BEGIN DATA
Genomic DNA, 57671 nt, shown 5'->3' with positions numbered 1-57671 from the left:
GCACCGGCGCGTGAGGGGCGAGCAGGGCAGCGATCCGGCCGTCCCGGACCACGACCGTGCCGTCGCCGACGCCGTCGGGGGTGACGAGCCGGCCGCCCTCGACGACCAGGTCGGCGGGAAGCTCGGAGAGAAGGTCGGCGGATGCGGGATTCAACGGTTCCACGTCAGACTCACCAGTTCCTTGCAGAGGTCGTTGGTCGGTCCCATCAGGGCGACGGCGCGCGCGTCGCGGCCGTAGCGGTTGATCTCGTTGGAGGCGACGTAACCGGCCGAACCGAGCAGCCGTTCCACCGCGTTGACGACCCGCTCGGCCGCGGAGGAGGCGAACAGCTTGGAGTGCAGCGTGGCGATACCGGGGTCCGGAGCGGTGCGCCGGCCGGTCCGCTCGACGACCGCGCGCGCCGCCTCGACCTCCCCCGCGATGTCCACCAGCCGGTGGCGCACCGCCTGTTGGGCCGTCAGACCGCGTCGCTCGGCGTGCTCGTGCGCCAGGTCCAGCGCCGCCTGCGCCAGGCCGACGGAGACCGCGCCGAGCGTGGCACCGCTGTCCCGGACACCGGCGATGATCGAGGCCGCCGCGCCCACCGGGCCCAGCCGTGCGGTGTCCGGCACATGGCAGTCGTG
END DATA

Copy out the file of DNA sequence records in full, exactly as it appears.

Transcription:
Genomic DNA, 57671 nt, shown 5'->3' with positions numbered 1-57671 from the left:
GCACCGGCGCGTGAGGGGCGAGCAGGGCAGCGATCCGGCCGTCCCGGACCACGACCGTGCCGTCGCCGACGCCGTCGGGGGTGACGAGCCGGCCGCCCTCGACGACCAGGTCGGCGGGAAGCTCGGAGAGAAGGTCGGCGGATGCGGGATTCAACGGTTCCACGTCAGACTCACCAGTTCCTTGCAGAGGTCGTTGGTCGGTCCCATCAGGGCGACGGCGCGCGCGTCGCGGCCGTAGCGGTTGATCTCGTTGGAGGCGACGTAACCGGCCGAACCGAGCAGCCGTTCCACCGCGTTGACGACCCGCTCGGCCGCGGAGGAGGCGAACAGCTTGGAGTGCAGCGTGGCGATACCGGGGTCCGGAGCGGTGCGCCGGCCGGTCCGCTCGACGACCGCGCGCGCCGCCTCGACCTCCCCCGCGATGTCCACCAGCCGGTGGCGCACCGCCTGTTGGGCCGTCAGACCGCGTCGCTCGGCGTGCTCGTGCGCCAGGTCCAGCGCCGCCTGCGCCAGGCCGACGGAGACCGCGCCGAGCGTGGCACCGCTGTCCCGGACACCGGCGATGATCGAGGCCGCCGCGCCCACCGGGCCCAGCCGTGCGGTGTCCGGCACATGGCAGTCGTG